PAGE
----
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[665] The Chosen – Chaim Potok


” I’ve begun to realize that you can listen to silence and learn from it. It has a quality and a dimension all its own. “

Set in the Williamsburg section of Brooklyn just after World War II, The Chosen tells the story of a brilliant young man struggling to reconcile his obligation to become a rabbi with his desire for a more secular life. Danny Saunders is on the brink to manhood. His father, a revered Hasidic rabbi, has raised him in silence to save his soul. He sees that Danny’s mind is so keen that his soul would be lost if there’s not some awful tragedy to break his soul into a living space. So Reb Saunders raises him in such a way to prepare him for rabbihood, never speaking to him until Danny learns to listen to the silence, to hear that silence in the cry of millions of his people as they were slaughtered, starved, and beaten by Hitler’s army.

A man is born into this world with only a tiny spark of goodness in him. The spark is God, it is the soul; the rest is ugliness and evil, a shell. The spark must be guarded like a treasure, it must be nurtured, it must be fanned into flame. It must learn to seek out other sparks, it must dominate the shell. Anything can be a shell, Reuven. Anything. Indifference, laziness, brutality, and genius. Yes, even a great mind can be a shell and choke the spark.

Danny both adores and fears his father. As the elder son, he is to succeed his father to become a rabbi. At a young age, he feels both sustained and, increasingly, suffocated by his traditional community. He attends yeshiva where Jewish studies preponderate over the English subjects. Though he never considers abandoning Judaism, he agonizes over whether he dares seek lives in the larger world. This conflict plays out in the friendship of two boys, Reuven Malter and Danny Saunders. Unlike the Saunders, the Malters are observant Jews, what is known as Modern Orthodox today, but their life is a world apart. They are both 15, live within five blocks of each other but neither of them knows of the other’s existence, until a baseball game in which Danny incurred a seious injury to Reuven’s eye. A tender and supportive friendship ensues.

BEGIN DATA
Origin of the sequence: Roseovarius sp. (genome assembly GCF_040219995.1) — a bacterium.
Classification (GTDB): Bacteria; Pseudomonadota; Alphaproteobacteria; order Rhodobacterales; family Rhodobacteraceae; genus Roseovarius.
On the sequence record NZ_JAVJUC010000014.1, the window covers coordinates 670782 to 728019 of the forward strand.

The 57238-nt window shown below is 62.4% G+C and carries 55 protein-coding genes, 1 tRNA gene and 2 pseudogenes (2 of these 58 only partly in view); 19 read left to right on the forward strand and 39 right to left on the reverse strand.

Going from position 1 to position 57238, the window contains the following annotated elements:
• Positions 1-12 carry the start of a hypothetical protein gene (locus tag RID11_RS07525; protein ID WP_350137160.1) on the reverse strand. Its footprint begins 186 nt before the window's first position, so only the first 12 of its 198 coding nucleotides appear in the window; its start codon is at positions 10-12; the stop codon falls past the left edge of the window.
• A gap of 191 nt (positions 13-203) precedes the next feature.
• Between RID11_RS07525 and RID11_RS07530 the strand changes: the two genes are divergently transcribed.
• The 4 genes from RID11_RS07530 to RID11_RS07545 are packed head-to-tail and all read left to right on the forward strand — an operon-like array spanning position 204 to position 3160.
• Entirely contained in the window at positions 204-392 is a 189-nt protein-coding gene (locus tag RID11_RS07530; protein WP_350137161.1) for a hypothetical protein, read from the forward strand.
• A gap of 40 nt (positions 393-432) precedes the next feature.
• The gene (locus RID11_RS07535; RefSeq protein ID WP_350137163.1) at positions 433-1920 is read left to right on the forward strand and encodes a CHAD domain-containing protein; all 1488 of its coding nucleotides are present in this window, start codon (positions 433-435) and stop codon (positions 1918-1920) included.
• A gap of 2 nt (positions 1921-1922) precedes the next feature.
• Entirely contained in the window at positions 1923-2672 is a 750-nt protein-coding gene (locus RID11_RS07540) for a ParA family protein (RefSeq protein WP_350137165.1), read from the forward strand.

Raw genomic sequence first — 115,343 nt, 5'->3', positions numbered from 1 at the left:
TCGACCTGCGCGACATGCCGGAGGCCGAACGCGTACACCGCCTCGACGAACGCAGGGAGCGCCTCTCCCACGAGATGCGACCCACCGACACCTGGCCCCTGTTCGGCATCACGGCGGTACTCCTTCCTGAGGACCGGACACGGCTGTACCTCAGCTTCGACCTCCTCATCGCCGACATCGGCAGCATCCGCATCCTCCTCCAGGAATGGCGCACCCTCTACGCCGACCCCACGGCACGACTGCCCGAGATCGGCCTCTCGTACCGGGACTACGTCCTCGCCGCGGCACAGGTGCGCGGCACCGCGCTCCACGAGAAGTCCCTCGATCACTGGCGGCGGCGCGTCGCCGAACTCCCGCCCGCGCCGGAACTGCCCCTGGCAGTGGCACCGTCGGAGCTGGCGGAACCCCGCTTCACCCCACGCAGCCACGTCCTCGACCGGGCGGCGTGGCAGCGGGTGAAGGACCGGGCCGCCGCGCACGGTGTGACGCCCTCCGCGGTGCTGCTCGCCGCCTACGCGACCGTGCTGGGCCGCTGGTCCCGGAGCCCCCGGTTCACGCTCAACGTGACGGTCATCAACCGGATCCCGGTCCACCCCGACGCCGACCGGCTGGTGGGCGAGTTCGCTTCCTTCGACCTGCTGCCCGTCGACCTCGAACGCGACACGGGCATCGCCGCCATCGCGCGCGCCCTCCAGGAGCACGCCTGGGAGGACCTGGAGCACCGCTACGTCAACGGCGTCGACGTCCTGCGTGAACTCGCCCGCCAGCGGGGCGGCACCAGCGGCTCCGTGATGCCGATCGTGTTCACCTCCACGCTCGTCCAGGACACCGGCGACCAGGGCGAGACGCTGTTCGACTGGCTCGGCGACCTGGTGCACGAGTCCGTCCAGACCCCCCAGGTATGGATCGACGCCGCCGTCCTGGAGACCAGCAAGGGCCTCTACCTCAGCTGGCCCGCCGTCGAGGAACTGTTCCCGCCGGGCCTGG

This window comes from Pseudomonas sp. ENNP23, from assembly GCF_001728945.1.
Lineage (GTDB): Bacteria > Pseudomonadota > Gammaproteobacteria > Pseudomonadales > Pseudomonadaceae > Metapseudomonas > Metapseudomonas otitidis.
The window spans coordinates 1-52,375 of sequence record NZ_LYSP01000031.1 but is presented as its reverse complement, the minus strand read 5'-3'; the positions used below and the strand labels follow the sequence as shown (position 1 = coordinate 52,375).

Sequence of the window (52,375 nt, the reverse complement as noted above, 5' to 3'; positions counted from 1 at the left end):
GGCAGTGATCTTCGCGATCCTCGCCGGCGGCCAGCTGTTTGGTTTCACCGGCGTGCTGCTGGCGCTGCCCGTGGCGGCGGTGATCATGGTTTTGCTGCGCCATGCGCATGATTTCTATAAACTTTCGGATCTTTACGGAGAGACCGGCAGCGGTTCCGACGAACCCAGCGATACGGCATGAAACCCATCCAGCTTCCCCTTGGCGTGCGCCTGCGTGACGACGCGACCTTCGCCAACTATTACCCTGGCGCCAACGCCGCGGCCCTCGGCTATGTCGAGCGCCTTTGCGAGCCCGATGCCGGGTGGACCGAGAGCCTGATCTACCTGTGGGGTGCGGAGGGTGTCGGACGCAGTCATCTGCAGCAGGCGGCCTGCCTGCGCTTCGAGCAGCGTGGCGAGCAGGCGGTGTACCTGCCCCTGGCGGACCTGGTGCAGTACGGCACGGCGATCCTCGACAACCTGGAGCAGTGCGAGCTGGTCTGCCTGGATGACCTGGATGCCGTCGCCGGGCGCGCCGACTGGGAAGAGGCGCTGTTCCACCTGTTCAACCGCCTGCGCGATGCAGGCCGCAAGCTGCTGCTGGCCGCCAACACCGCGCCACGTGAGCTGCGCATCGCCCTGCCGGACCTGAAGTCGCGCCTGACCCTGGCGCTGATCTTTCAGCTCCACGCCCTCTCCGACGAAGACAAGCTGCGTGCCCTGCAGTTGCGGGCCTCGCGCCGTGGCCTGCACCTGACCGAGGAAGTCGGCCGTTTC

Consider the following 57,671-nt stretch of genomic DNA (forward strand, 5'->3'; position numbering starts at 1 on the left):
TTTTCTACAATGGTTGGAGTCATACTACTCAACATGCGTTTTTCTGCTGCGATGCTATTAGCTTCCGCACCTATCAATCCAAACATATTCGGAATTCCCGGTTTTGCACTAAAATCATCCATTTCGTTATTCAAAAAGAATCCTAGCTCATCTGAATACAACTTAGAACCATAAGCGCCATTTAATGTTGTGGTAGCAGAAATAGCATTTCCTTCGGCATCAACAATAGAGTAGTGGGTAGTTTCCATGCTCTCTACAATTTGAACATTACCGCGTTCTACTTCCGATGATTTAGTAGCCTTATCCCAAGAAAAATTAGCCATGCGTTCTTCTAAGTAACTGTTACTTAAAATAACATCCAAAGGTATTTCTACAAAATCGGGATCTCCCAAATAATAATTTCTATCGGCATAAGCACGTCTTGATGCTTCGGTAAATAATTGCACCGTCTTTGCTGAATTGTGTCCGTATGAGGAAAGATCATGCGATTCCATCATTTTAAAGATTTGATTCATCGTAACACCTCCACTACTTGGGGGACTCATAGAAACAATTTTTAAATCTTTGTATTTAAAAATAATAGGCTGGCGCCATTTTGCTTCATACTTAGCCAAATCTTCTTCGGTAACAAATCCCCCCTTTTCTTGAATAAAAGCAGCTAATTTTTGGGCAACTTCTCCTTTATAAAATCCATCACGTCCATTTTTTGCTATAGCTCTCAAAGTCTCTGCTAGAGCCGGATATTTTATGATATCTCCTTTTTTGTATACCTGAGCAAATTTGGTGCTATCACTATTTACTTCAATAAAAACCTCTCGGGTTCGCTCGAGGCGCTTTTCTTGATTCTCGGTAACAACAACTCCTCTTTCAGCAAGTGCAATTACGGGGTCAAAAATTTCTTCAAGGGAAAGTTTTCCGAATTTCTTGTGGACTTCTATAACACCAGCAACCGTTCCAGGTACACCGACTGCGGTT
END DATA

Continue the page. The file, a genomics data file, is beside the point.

As you grow older you will discover that the most important things that will happen to you will often come as a result of silly things, as you call them –“ordinary things” is a better expression. That is the way the world is.

The Chosen is a compelling book full of warmth and pathos of the dealings between fathers and sons. It’s a rare book that sheds insight into the variety and profundity of Jewish traditions. The discussion of Jewish laws and ethics may be overwhelming at times and thus sets the pace of the book. Danny and Reuven have overcome the difference in their religious factions and remain friends. They have become an alliance , a mutual support for each other during the adolescence years in which the secular world intrudes from time to time. Owing to the period, the book shows how daily life centers, just as it had for Jewish boys in the Old World, on local yeshiva, or parochial school, where in addition to state-mandated secular subjects, the primary focus was on the study of Jewish sacred texts.

291 pp. Ballatine Books. Mass Paperback. [Read|Skim|Toss] [Buy|Borrow]


4 Responses

  1. I enjoyed this book very much, as well as all Potok’s novels, except maybe his very last one, published shortly before his death. it was the usual Potok’s style of writing

    • I, too, enjoyed this book tremendously. It’s a different kind of a coming-of-age story. It is back-warming. Although I’m not familiar with the different factions in Jewish religion, I find the discussion of the laws and ethics very enlightening.

  2. Loved, loved, loved this book!

    • It’s a very different kind of coming-of-age story, filled with nuances of personal struggle and religious creed. It’s an endearing book.

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